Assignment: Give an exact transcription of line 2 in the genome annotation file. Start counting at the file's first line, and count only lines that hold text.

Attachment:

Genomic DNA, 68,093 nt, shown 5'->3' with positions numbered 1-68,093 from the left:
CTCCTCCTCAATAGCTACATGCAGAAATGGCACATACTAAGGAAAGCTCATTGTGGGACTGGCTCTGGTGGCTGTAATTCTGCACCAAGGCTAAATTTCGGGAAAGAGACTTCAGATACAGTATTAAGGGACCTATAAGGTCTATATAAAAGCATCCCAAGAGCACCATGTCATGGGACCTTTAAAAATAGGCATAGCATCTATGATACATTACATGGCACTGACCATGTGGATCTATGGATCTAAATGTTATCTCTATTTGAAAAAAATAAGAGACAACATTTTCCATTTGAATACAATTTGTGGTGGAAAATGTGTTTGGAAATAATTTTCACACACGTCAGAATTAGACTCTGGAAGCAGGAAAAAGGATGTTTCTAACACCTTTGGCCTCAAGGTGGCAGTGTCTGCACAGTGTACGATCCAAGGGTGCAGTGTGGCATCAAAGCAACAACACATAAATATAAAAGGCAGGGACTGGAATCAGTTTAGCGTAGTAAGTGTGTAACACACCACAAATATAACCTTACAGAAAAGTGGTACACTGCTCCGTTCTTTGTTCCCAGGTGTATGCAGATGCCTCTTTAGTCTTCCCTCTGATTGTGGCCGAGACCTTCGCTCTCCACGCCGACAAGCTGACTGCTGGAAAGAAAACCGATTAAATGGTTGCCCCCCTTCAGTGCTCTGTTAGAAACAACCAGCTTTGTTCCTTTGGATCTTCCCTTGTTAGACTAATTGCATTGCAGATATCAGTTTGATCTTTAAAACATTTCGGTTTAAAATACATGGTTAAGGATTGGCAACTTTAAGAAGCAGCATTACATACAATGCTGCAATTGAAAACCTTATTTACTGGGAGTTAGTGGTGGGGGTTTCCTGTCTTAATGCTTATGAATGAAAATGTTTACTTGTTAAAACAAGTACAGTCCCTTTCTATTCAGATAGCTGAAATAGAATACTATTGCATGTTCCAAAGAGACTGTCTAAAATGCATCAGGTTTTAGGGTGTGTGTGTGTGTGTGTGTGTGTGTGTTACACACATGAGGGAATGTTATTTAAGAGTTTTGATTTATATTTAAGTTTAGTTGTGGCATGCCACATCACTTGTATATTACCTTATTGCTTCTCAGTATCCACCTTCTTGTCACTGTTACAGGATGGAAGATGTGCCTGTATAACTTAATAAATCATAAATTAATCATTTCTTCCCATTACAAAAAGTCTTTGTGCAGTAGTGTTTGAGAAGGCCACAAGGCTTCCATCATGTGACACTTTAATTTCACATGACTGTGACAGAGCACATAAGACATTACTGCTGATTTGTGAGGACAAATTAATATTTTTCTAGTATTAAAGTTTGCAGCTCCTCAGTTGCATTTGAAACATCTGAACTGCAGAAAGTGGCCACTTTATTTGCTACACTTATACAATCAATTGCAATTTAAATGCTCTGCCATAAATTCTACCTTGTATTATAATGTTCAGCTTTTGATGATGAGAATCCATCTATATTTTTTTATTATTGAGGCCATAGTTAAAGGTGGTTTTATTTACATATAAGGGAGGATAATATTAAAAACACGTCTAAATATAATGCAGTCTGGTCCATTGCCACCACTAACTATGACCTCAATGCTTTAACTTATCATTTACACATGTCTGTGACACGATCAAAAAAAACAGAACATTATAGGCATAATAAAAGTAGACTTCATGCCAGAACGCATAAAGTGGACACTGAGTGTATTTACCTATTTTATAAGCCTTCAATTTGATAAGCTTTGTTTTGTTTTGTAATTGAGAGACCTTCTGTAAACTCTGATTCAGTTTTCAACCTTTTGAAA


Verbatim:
CTCCTCCTCAATAGCTACATGCAGAAATGGCACATACTAAGGAAAGCTCATTGTGGGACTGGCTCTGGTGGCTGTAATTCTGCACCAAGGCTAAATTTCGGGAAAGAGACTTCAGATACAGTATTAAGGGACCTATAAGGTCTATATAAAAGCATCCCAAGAGCACCATGTCATGGGACCTTTAAAAATAGGCATAGCATCTATGATACATTACATGGCACTGACCATGTGGATCTATGGATCTAAATGTTATCTCTATTTGAAAAAAATAAGAGACAACATTTTCCATTTGAATACAATTTGTGGTGGAAAATGTGTTTGGAAATAATTTTCACACACGTCAGAATTAGACTCTGGAAGCAGGAAAAAGGATGTTTCTAACACCTTTGGCCTCAAGGTGGCAGTGTCTGCACAGTGTACGATCCAAGGGTGCAGTGTGGCATCAAAGCAACAACACATAAATATAAAAGGCAGGGACTGGAATCAGTTTAGCGTAGTAAGTGTGTAACACACCACAAATATAACCTTACAGAAAAGTGGTACACTGCTCCGTTCTTTGTTCCCAGGTGTATGCAGATGCCTCTTTAGTCTTCCCTCTGATTGTGGCCGAGACCTTCGCTCTCCACGCCGACAAGCTGACTGCTGGAAAGAAAACCGATTAAATGGTTGCCCCCCTTCAGTGCTCTGTTAGAAACAACCAGCTTTGTTCCTTTGGATCTTCCCTTGTTAGACTAATTGCATTGCAGATATCAGTTTGATCTTTAAAACATTTCGGTTTAAAATACATGGTTAAGGATTGGCAACTTTAAGAAGCAGCATTACATACAATGCTGCAATTGAAAACCTTATTTACTGGGAGTTAGTGGTGGGGGTTTCCTGTCTTAATGCTTATGAATGAAAATGTTTACTTGTTAAAACAAGTACAGTCCCTTTCTATTCAGATAGCTGAAATAGAATACTATTGCATGTTCCAAAGAGACTGTCTAAAATGCATCAGGTTTTAGGGTGTGTGTGTGTGTGTGTGTGTGTGTGTTACACACATGAGGGAATGTTATTTAAGAGTTTTGATTTATATTTAAGTTTAGTTGTGGCATGCCACATCACTTGTATATTACCTTATTGCTTCTCAGTATCCACCTTCTTGTCACTGTTACAGGATGGAAGATGTGCCTGTATAACTTAATAAATCATAAATTAATCATTTCTTCCCATTACAAAAAGTCTTTGTGCAGTAGTGTTTGAGAAGGCCACAAGGCTTCCATCATGTGACACTTTAATTTCACATGACTGTGACAGAGCACATAAGACATTACTGCTGATTTGTGAGGACAAATTAATATTTTTCTAGTATTAAAGTTTGCAGCTCCTCAGTTGCATTTGAAACATCTGAACTGCAGAAAGTGGCCACTTTATTTGCTACACTTATACAATCAATTGCAATTTAAATGCTCTGCCATAAATTCTACCTTGTATTATAATGTTCAGCTTTTGATGATGAGAATCCATCTATATTTTTTTATTATTGAGGCCATAGTTAAAGGTGGTTTTATTTACATATAAGGGAGGATAATATTAAAAACACGTCTAAATATAATGCAGTCTGGTCCATTGCCACCACTAACTATGACCTCAATGCTTTAACTTATCATTTACACATGTCTGTGACACGATCAAAAAAAACAGAACATTATAGGCATAATAAAAGTAGACTTCATGCCAGAACGCATAAAGTGGACACTGAGTGTATTTACCTATTTTATAAGCCTTCAATTTGATAAGCTTTGTTTTGTTTTGTAATTGAGAGACCTTCTGTAAACTCTGATTCAGTTTTCAACCTTTTGAAA